Comps (casino)

From Wikipedia, the free encyclopedia
Wait staff serving drinks at a Las Vegas casino. Many casinos offer free drinks to patrons.

Comps are complimentary items and services given out by casinos to encourage players to gamble.[1] The amount and quality of comps that a player is given usually depends on what games they play, how much they bet, and how long they play.

Most casinos have casino hosts responsible for awarding comps and contacting players to bring them back to the casino. Pit bosses can also award comps at table games. Despite the strategic importance of the comps in the casinos' structure, there is no separate profession for it, in different gambling houses, different specialists may be responsible for it.[citation needed] Most casinos ask players to get a player's club card so their play can be tracked and comps awarded accordingly.[1]


The lowest level of comp is free alcohol. Many casinos provide free drinks to anyone gambling.[1]

The second level of comp is free self-parking, lounge access, or free meals. Many casinos have several players' lounges and restaurants and might require more play to earn a comp to higher-end restaurants. Often the player is given a certain amount to spend, but sometimes high rollers might get to order as much food as they want and bring guests.[citation needed]

The next level of comps is free lodging, free valet parking, and free access to more exclusive high roller lounges. Many casinos have attached hotels, but those that do not can sometimes comp rooms to a hotel nearby.[citation needed] Many casino hotels have better rooms, such as suites, villas, and presidential suites for bigger betters. Many players who get hotel rooms also get a package called "RFB" (for "room, food, and beverage") or "RF" (for "room and food").[citation needed]

Many casinos also offer other comps, especially to high rollers. These can include airfare, limo rides, show tickets, golf, concierge services, cash back, loss rebates, private gaming areas, and private jet service.

Casinos also often offer players comps by mail, email, or app. These can include free bet offers, free meals, discounted or free rooms, tournament entries, or prize drawings. These offers often come with terms and conditions for rollover and wagering requirements.[citation needed]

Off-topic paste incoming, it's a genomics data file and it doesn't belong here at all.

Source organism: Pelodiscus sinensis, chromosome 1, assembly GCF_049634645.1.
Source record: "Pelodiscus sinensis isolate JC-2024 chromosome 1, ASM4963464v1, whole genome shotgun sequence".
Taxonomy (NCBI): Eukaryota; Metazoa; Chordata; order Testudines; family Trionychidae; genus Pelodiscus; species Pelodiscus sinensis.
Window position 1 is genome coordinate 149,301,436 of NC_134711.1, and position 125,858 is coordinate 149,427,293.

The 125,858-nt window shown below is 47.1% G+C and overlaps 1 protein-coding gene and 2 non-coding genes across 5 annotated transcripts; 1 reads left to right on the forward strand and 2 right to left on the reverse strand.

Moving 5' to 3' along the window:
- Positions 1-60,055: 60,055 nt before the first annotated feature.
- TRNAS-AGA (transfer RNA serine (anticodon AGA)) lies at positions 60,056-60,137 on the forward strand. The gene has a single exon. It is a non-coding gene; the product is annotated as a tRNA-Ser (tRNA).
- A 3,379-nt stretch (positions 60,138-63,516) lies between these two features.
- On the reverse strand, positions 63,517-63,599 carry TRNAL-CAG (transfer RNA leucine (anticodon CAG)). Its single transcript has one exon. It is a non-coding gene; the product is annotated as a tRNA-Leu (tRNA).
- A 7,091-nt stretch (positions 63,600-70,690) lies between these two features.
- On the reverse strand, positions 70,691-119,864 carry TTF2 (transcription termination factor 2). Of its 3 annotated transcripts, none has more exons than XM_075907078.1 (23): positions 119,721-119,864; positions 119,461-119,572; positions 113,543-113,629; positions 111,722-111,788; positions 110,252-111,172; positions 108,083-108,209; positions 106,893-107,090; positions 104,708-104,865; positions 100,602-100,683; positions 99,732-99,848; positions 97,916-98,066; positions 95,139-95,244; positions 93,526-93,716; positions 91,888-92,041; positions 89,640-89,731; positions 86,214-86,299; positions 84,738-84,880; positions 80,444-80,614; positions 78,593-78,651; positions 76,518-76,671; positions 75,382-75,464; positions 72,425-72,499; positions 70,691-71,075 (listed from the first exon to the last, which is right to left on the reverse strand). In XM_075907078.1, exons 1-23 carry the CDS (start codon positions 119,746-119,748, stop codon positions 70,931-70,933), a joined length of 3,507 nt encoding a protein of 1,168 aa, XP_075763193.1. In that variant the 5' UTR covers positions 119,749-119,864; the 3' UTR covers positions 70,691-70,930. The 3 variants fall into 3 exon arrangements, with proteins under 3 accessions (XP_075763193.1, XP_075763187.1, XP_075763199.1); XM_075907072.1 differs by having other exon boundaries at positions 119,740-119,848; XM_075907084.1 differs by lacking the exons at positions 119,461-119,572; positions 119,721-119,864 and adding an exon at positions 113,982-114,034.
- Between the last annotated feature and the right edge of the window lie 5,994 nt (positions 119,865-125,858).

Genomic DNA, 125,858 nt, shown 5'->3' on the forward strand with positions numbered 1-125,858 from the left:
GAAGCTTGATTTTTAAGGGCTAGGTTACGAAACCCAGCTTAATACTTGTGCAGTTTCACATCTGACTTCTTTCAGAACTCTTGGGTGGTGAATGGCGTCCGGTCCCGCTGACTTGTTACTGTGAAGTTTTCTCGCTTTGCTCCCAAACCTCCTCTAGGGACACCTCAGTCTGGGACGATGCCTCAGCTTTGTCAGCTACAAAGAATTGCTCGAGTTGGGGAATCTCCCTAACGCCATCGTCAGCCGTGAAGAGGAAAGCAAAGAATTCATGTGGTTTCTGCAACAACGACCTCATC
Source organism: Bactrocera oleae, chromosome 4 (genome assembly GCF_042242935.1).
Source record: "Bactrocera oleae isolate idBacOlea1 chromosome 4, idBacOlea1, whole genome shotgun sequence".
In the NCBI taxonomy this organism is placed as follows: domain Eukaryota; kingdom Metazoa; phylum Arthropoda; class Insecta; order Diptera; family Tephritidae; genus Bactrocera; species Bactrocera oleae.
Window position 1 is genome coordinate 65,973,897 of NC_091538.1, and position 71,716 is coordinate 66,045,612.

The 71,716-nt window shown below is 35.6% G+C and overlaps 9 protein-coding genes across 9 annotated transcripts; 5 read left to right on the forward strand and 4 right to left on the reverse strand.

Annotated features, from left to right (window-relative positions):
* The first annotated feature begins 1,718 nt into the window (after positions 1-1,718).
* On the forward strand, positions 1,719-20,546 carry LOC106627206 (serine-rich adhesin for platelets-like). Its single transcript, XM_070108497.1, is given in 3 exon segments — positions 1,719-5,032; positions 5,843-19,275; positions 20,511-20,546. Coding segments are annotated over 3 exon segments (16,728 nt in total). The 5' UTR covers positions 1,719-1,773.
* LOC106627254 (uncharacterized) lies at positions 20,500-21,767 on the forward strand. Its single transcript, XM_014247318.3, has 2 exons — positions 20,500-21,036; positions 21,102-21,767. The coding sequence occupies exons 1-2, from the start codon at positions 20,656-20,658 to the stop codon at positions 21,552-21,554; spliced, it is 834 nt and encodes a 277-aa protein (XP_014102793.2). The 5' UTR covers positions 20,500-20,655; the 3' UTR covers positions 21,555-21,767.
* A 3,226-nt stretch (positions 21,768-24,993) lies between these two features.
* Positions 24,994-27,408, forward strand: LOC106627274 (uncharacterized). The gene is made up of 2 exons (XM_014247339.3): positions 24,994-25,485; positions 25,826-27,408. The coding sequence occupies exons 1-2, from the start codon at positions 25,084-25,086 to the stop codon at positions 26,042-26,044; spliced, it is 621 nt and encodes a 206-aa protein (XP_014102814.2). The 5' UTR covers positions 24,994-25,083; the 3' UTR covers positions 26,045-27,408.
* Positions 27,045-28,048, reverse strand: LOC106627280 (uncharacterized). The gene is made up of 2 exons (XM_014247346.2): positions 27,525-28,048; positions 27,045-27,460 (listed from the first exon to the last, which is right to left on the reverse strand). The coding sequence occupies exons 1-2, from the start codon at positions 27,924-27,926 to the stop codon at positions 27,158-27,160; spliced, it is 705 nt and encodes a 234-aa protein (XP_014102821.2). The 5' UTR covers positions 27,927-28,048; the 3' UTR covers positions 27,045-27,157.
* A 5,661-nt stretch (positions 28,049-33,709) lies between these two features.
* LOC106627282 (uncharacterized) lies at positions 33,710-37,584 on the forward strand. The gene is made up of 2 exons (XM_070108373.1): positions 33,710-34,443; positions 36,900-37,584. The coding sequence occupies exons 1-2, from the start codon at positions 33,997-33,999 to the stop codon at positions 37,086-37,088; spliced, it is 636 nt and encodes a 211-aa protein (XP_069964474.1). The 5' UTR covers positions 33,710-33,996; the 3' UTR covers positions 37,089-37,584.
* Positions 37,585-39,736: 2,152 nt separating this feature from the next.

Some casinos contract with bus companies to bring players. Riders often enjoy free slot play and dining coupons, often worth as much as the bus fare itself.[2]


Technically, every player may be offered comps, but most casinos require players to have played for a given period of time and at a certain level; the duration of play and amount wagered are directly proportional to the level of expected comps. Which games are played are also factors. Casinos award comps based on a player's average daily theoretical loss (known as ADT, theoretical loss, or "theo"). Theoretical loss is the amount of money a player is expected to lose based on the long run statistical advantage the casino has on the particular game being played. Theoretical loss algorithms differ by casino, but the logic behind the calculation generally works like this:

Theoretical Loss = (Casino Advantage) × (Total Wager)[citation needed]

Comp hustling[edit]

"Comp counters", "comp hustlers", or "comp wizards" try to maximize comps while minimizing expected losses.[3][4] Comp hustlers play games with a low house edge, such as blackjack or video poker, or games with small bet sizes, such as penny slots. Comp hustlers use tactics such as placing large bets when a pit boss is checking their bet size to rate them for comps and then moving to a smaller bet size when the boss is not watching. They also take frequent breaks from playing, play at full tables to be dealt fewer hands per hour, and play more slowly.[3]

Online comps[edit]

Online casinos, poker rooms, and sportsbooks offer bonuses similar to brick and mortar casino comps. Comp hustlers and advantage players can use these bonuses to turn a profit via bonus hunting or can convert these comps to a guaranteed profit using matched betting. Online casinos know of the potential for losing money while giving out bonuses and have minimum wagering requirements as a result. Some casinos limit the payout in case of a win. They also sometimes restrict players from playing games with a low house edge.


  1. ^ a b c "Keeping Customers Happy in Casinos". ABCNews. November 1, 2007.
  2. ^ Moro, Marianne (Leaf Group). "Travel Tips: Atlantic City Casino Tours". USA Today.
  3. ^ a b Rubin, Max (June 2001). Comp City. Huntington Press. ISBN 978-0-929712-36-9.
  4. ^ Scott, Jean (July 2005). The Frugal Gambler. Huntington Press. ISBN 978-0-929712-40-6.